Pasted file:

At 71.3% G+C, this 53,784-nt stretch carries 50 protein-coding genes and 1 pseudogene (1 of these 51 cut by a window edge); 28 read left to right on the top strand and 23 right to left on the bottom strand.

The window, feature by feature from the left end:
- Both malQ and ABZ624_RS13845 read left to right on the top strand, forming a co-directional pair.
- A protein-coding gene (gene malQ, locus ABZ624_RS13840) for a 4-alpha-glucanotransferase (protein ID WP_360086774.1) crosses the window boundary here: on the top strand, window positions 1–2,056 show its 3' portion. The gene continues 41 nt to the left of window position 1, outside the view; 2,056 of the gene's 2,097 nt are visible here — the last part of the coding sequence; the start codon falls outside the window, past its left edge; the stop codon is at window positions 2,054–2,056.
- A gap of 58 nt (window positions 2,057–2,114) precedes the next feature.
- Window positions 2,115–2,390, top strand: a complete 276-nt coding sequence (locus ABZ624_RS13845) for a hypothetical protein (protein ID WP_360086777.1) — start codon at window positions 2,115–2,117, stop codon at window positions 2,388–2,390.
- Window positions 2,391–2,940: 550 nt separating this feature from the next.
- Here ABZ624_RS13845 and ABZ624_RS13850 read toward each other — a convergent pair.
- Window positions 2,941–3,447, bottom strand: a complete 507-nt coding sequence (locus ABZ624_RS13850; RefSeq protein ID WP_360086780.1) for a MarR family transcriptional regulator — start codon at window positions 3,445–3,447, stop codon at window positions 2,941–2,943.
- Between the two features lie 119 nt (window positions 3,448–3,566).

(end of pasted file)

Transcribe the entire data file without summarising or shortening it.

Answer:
At 71.3% G+C, this 53,784-nt stretch carries 50 protein-coding genes and 1 pseudogene (1 of these 51 cut by a window edge); 28 read left to right on the top strand and 23 right to left on the bottom strand.

The window, feature by feature from the left end:
- Both malQ and ABZ624_RS13845 read left to right on the top strand, forming a co-directional pair.
- A protein-coding gene (gene malQ, locus ABZ624_RS13840) for a 4-alpha-glucanotransferase (protein ID WP_360086774.1) crosses the window boundary here: on the top strand, window positions 1–2,056 show its 3' portion. The gene continues 41 nt to the left of window position 1, outside the view; 2,056 of the gene's 2,097 nt are visible here — the last part of the coding sequence; the start codon falls outside the window, past its left edge; the stop codon is at window positions 2,054–2,056.
- A gap of 58 nt (window positions 2,057–2,114) precedes the next feature.
- Window positions 2,115–2,390, top strand: a complete 276-nt coding sequence (locus ABZ624_RS13845) for a hypothetical protein (protein ID WP_360086777.1) — start codon at window positions 2,115–2,117, stop codon at window positions 2,388–2,390.
- Window positions 2,391–2,940: 550 nt separating this feature from the next.
- Here ABZ624_RS13845 and ABZ624_RS13850 read toward each other — a convergent pair.
- Window positions 2,941–3,447, bottom strand: a complete 507-nt coding sequence (locus ABZ624_RS13850; RefSeq protein ID WP_360086780.1) for a MarR family transcriptional regulator — start codon at window positions 3,445–3,447, stop codon at window positions 2,941–2,943.
- Between the two features lie 119 nt (window positions 3,448–3,566).